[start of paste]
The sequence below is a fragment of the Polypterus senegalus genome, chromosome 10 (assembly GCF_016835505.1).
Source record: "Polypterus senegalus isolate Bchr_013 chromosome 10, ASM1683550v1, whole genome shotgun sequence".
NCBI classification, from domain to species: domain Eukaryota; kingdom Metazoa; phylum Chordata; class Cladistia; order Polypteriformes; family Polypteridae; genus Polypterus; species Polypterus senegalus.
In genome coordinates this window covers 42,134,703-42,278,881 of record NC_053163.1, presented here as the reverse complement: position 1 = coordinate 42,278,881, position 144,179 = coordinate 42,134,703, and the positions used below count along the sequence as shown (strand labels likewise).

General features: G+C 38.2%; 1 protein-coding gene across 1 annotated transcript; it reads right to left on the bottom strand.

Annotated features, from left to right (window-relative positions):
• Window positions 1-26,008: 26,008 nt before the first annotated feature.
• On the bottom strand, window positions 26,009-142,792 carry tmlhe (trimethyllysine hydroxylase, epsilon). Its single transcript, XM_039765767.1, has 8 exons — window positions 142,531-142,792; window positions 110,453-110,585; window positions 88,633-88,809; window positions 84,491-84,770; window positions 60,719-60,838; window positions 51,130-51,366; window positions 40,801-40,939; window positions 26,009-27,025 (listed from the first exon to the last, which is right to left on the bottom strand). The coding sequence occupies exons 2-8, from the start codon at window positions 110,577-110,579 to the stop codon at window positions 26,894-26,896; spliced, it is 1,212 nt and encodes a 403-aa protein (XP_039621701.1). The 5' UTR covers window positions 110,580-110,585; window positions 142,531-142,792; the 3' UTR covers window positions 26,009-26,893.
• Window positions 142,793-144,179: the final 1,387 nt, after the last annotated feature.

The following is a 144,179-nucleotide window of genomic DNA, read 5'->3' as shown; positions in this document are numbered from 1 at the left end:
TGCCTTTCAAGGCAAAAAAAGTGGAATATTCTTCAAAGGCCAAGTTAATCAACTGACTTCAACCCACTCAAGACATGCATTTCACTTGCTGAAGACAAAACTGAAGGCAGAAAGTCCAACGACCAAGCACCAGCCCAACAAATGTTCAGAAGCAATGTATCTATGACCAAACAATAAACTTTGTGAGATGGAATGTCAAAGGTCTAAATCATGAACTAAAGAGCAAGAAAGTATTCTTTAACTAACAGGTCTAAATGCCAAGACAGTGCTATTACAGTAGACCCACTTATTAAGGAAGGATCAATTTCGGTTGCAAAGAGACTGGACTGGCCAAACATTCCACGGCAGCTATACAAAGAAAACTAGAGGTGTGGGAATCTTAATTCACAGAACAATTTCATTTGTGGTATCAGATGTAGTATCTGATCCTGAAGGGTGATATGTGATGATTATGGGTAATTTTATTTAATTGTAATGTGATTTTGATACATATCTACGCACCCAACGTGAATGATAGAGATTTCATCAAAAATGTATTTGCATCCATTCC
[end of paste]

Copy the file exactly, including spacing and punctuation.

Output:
The sequence below is a fragment of the Polypterus senegalus genome, chromosome 10 (assembly GCF_016835505.1).
Source record: "Polypterus senegalus isolate Bchr_013 chromosome 10, ASM1683550v1, whole genome shotgun sequence".
NCBI classification, from domain to species: domain Eukaryota; kingdom Metazoa; phylum Chordata; class Cladistia; order Polypteriformes; family Polypteridae; genus Polypterus; species Polypterus senegalus.
In genome coordinates this window covers 42,134,703-42,278,881 of record NC_053163.1, presented here as the reverse complement: position 1 = coordinate 42,278,881, position 144,179 = coordinate 42,134,703, and the positions used below count along the sequence as shown (strand labels likewise).

General features: G+C 38.2%; 1 protein-coding gene across 1 annotated transcript; it reads right to left on the bottom strand.

Annotated features, from left to right (window-relative positions):
• Window positions 1-26,008: 26,008 nt before the first annotated feature.
• On the bottom strand, window positions 26,009-142,792 carry tmlhe (trimethyllysine hydroxylase, epsilon). Its single transcript, XM_039765767.1, has 8 exons — window positions 142,531-142,792; window positions 110,453-110,585; window positions 88,633-88,809; window positions 84,491-84,770; window positions 60,719-60,838; window positions 51,130-51,366; window positions 40,801-40,939; window positions 26,009-27,025 (listed from the first exon to the last, which is right to left on the bottom strand). The coding sequence occupies exons 2-8, from the start codon at window positions 110,577-110,579 to the stop codon at window positions 26,894-26,896; spliced, it is 1,212 nt and encodes a 403-aa protein (XP_039621701.1). The 5' UTR covers window positions 110,580-110,585; window positions 142,531-142,792; the 3' UTR covers window positions 26,009-26,893.
• Window positions 142,793-144,179: the final 1,387 nt, after the last annotated feature.

The following is a 144,179-nucleotide window of genomic DNA, read 5'->3' as shown; positions in this document are numbered from 1 at the left end:
TGCCTTTCAAGGCAAAAAAAGTGGAATATTCTTCAAAGGCCAAGTTAATCAACTGACTTCAACCCACTCAAGACATGCATTTCACTTGCTGAAGACAAAACTGAAGGCAGAAAGTCCAACGACCAAGCACCAGCCCAACAAATGTTCAGAAGCAATGTATCTATGACCAAACAATAAACTTTGTGAGATGGAATGTCAAAGGTCTAAATCATGAACTAAAGAGCAAGAAAGTATTCTTTAACTAACAGGTCTAAATGCCAAGACAGTGCTATTACAGTAGACCCACTTATTAAGGAAGGATCAATTTCGGTTGCAAAGAGACTGGACTGGCCAAACATTCCACGGCAGCTATACAAAGAAAACTAGAGGTGTGGGAATCTTAATTCACAGAACAATTTCATTTGTGGTATCAGATGTAGTATCTGATCCTGAAGGGTGATATGTGATGATTATGGGTAATTTTATTTAATTGTAATGTGATTTTGATACATATCTACGCACCCAACGTGAATGATAGAGATTTCATCAAAAATGTATTTGCATCCATTCC